Sockeye salmon catches often add up to half of the value of Alaska’s total salmon fishery, and the so-called reds dominate the season’s early fisheries starting in mid-May. But sockeye catches so far range from record-setting highs at Bristol Bay to record lows nearly everywhere else. For example, the Copper River sockeye harvest of just 26,000 is the lowest in 50 years. At Kodiak just 212,000 sockeyes were taken through July 6, making it the weakest harvest in 38 years. Sockeye fishing at Yakutat has been closed due to the lowest returns in 50 years; likewise, fishermen at Chignik also have yet to see an opener. Sockeye harvest levels at Cook Inlet and the Alaska Peninsula also are running well below average. Fishery scientists suspect the downturns are due to the warmest sea-surface temperatures ever recorded running from 2014-16, which likely depleted food sources before the sockeyes returned from the ocean this year as adults. At the other extreme, the early sockeye run at Bristol Bay set records for some of the best catches ever. By July 6 fishermen at the Nushagak district had four harvests that topped 1 million reds per day, including a record 1.77 million fish taken on July 1. Salmon trackers Anyone can easily track Alaska’s daily and weekly salmon catches with two free sources. The Alaska Dept. of Fish and Game’s “Blue Sheet” updates salmon catches daily for every Alaska region from May through September. Through June 6 it showed that just over 22.2 million salmon had been taken so far: 16.5 million sockeyes, nearly 5 million chums, 91,000 chinook, 8,000 coho and 636,000 pink salmon. ADFG also provides a weekly in-season summary and catch tally by region. The harvests are graphed to show the progression of catches for the fishing season, with comparisons to the previous year and 5-year averages. The timing charts can be customized by region, area, district or fishery and all five salmon species. Another Alaska salmon source is the harvest summary done weekly by the McDowell Group for the Alaska Seafood Marketing Institute. It also shows catches by species and region with comparisons to the previous year’s catch. As of July 5 the summary showed that the pace of Alaska’s salmon harvest was about 25 percent below the same time last year, an improvement from the previous week. Sign up for the summary by contacting Garret Evridge at [email protected] Fish watch Lots of fishing is going on besides salmon all summer across Alaska. Cod, pollock, flounders and other whitefish are being hauled in from the Gulf of Alaska and Bering Sea. The Dungeness crab fishery in Southeast is ongoing with a summer harvest pegged at 2.25 million pounds. A red king crab fishery is underway at Norton Sound with a limit of 290,282 pounds. Golden king crab along the Aleutians opens Aug. 1 with a 6.3 million pound harvest. Lingcod fisheries continue in portions of Prince William Sound and the Panhandle. Shrimp fisheries also are ongoing in both regions. Scallop fisheries opened across Alaska on July 1 with a total take of 265,000 pounds of shucked meats. The Dutch Harbor food and bait herring fishery opened July 1 with a catch quota set at 1,810 tons. For halibut, 47 percent of Alaska’s 17 million-pound catch has been taken so far with less than 9 million pounds remaining. For sablefish, about 15 million pounds are left in the nearly 26 million-pound quota. Both fisheries run through Nov. 7. In other fish news: the Alaska Board of Fisheries will hold a special meeting on July 17 in Anchorage to address several emergency management petitions, including hatchery production in Prince William Sound, sockeye failures at Chignik, Kodiak and the Alaska Peninsula, and gillnet chum fishing on the Yukon. Finally, Trump’s trade war with Alaska’s top seafood buyer, China, went into effect on July 6. A 25 percent tariff will be imposed on Chinese imports of Alaska salmon, pollock, cod, herring, flatfish, Dungeness crab, sablefish, geoduck clams, mackerel and more. That’s on top of existing tariffs ranging from 5 to 15 percent. China purchased 54 percent of Alaska’s seafood exports last year valued at $1.3 billion. Ferry science The state ferry Columbia now has more than six months of data since it began testing the waters for acidity last fall from Southeast Alaska across British Columbia to Bellingham, Wash. The weekly testing is part of an unprecedented Alaska-Canada collaboration to learn how increasing ocean acidity affects regional fisheries. “Nowhere in the world is there a ferry system that’s outfitted with CO2 sensors running that scale of a transit. It is really exciting,” said Wiley Evans, the technical lead for Canada’s Hakai Institute who rigged the 418-foot ferry to suck up water samples while it is underway. The samples are measured automatically for oxygen, temperature, salinity and carbon dioxide, which indicates the acidity of the water. “We’re trying to understand the time and space patterns in surface ocean CO2 chemistry near shore. In this area, it’s extremely data-poor, Evans said.” The project aims to discover how ocean acidity levels change seasonally, and where there are hot spots or refuges from corrosive waters. Off kilter oean chemistry makes it hard for marine creatures — and the micro-organisms they feed on — to form shells, among other things. The ferry information can help scientists estimate the rate at which acidification is occurring in near-shore waters. Preliminary ferry data point to an extremely variable seascape in which the surface water is primarily corrosive in fall and winter, representing the most vulnerable time of year for species sensitive to ocean acidity. When spring arrives, two primary factors create a change: the phytoplankton bloom removes CO2 from the water through photosynthesis, and the water gets warmer making conditions more favorable for shell production. The Columbia data is uploaded daily to the Alaska Ocean Acidification Network website. Major studies show the southeast and southwest regions of the Gulf of Alaska will take the hardest economic hits from increasingly acidic waters. Laine Welch lives in Kodiak. Visit www.alaskafishradio.com or contact [email protected] for information.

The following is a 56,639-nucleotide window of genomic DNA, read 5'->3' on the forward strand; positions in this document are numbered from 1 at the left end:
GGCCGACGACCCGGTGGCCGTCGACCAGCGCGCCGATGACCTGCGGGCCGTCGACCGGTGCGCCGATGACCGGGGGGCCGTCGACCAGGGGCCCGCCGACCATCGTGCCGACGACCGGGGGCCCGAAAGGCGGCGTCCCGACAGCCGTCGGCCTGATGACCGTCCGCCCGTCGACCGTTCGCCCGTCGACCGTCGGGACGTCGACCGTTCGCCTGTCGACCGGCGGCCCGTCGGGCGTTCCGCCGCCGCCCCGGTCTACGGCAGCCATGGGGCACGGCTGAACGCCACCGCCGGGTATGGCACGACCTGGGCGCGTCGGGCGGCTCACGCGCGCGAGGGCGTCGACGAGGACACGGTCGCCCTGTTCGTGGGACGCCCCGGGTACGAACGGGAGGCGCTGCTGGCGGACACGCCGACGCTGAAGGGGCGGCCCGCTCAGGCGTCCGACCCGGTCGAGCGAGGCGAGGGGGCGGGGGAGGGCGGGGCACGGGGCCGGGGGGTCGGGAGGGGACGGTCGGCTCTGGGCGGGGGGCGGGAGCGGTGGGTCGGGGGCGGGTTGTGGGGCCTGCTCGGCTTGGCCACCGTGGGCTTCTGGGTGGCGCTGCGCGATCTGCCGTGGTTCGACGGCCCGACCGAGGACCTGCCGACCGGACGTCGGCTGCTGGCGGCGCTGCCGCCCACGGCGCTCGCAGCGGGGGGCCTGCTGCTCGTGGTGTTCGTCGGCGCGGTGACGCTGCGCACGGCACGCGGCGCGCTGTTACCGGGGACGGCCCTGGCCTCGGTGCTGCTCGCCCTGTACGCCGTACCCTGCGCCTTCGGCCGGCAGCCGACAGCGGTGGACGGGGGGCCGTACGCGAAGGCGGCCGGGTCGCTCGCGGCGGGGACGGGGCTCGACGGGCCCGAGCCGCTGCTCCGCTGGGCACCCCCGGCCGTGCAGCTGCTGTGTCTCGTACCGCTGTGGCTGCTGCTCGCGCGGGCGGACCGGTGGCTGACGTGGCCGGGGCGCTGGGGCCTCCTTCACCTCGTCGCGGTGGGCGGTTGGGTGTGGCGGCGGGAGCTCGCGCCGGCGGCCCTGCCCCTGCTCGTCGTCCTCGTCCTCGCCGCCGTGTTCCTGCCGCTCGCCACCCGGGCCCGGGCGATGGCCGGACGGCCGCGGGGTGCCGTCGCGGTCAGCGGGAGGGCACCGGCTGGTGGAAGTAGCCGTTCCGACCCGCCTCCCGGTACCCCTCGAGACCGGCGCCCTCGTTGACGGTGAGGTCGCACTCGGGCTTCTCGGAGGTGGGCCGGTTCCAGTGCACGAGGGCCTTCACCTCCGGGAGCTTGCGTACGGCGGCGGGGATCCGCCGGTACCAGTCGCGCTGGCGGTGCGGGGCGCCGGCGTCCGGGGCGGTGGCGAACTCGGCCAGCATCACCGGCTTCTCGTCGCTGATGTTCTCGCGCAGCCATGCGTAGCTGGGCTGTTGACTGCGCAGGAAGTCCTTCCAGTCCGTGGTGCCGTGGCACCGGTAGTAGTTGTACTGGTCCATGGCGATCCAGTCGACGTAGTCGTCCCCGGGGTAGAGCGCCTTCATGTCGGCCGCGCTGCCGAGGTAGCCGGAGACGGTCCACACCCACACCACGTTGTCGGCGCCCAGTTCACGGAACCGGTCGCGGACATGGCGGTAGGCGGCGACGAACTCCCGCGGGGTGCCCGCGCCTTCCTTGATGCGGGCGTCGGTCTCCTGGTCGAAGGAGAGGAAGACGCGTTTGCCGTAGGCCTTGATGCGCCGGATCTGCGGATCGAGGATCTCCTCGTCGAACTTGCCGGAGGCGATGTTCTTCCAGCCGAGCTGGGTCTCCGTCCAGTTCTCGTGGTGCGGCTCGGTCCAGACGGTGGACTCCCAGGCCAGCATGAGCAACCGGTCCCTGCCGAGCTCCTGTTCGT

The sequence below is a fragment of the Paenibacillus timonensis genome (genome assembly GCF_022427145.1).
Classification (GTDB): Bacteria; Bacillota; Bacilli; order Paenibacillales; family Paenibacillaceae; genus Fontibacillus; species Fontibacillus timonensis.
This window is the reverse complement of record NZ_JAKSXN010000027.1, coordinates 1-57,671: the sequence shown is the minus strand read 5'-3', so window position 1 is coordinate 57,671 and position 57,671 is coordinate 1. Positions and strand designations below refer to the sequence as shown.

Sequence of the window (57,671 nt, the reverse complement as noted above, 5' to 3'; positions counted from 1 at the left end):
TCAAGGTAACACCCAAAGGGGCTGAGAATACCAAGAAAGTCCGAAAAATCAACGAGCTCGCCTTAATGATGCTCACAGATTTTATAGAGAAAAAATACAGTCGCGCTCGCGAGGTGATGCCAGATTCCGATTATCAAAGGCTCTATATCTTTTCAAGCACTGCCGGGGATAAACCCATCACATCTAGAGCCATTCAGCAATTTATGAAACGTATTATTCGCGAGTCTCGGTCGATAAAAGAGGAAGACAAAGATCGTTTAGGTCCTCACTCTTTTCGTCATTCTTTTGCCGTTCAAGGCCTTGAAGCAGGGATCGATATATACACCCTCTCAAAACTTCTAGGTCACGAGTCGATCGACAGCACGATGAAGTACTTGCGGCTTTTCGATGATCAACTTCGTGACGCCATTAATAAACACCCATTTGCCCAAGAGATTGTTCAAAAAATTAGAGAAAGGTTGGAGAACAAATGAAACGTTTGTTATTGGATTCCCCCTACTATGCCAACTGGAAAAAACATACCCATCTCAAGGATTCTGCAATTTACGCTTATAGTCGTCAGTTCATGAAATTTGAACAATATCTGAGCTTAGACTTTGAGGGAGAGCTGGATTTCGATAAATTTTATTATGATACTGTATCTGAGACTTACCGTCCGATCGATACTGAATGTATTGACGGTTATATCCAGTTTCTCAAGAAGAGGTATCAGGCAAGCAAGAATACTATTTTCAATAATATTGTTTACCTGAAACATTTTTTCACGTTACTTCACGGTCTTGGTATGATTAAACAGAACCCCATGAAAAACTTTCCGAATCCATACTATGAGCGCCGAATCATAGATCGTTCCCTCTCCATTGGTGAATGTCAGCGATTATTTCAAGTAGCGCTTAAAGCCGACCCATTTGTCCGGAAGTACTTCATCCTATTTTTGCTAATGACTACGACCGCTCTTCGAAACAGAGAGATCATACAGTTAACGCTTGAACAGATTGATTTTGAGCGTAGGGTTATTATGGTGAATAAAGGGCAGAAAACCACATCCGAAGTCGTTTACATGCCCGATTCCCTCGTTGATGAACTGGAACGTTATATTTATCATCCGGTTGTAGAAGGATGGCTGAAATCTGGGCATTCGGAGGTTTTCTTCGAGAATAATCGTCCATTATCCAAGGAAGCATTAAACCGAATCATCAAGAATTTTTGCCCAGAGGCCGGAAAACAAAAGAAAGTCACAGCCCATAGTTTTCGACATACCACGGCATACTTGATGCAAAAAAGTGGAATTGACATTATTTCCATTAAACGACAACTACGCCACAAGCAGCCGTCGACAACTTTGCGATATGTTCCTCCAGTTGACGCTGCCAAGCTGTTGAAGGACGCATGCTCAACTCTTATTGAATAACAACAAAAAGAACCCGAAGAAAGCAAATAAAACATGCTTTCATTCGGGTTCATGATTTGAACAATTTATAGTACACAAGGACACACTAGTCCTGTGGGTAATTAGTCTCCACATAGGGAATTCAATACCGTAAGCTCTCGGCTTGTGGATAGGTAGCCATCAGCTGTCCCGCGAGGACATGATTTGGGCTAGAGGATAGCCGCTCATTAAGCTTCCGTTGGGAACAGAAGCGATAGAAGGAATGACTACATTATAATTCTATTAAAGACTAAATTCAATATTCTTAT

King salmon run on Yukon River well below average so far

FAIRBANKS (AP) — This year's king salmon run on the Yukon River is on track to be the second- or third-worst ever recorded. Just over 90,000 kings were counted as they swam past the Pilot Station sonar site near the mouth of the Yukon River this summer, the Fairbanks Daily News-Miner reported. The run has thus far been similar to 2015, the second-worst year for king salmon ever recorded, after 2013. The migration from the Bering Sea to the mouth of the river is usually more than halfway over by this point in the summer. Fishery managers expect enough kings will return upriver to satisfy a treaty with Canada and allow enough salmon to reach their spawning grounds where the fish reproduce, the Department of Fish and Game said in a recent statement about the Yukon River. Restrictions on subsistence fisheries will be necessary to meet the escapement goal. The department restricted fishers to 6-inch (15-centimeter) gill nets, instead of the 7½-inch (19-centimeter) size in many areas of the Yukon. The smaller mesh is too small to catch larger king salmon, but is still enough to trap smaller, but more numerous chum salmon. The chum salmon run is relatively strong this year, and it's expected that a large number of chum salmon will make it upriver because of the commercial fishery restrictions in the lower river. The department has also cut in half the number of subsistence fishing hours announced in the pre-season schedule for several districts. Information from: Fairbanks (Alaska) Daily News-Miner, http://www.newsminer.com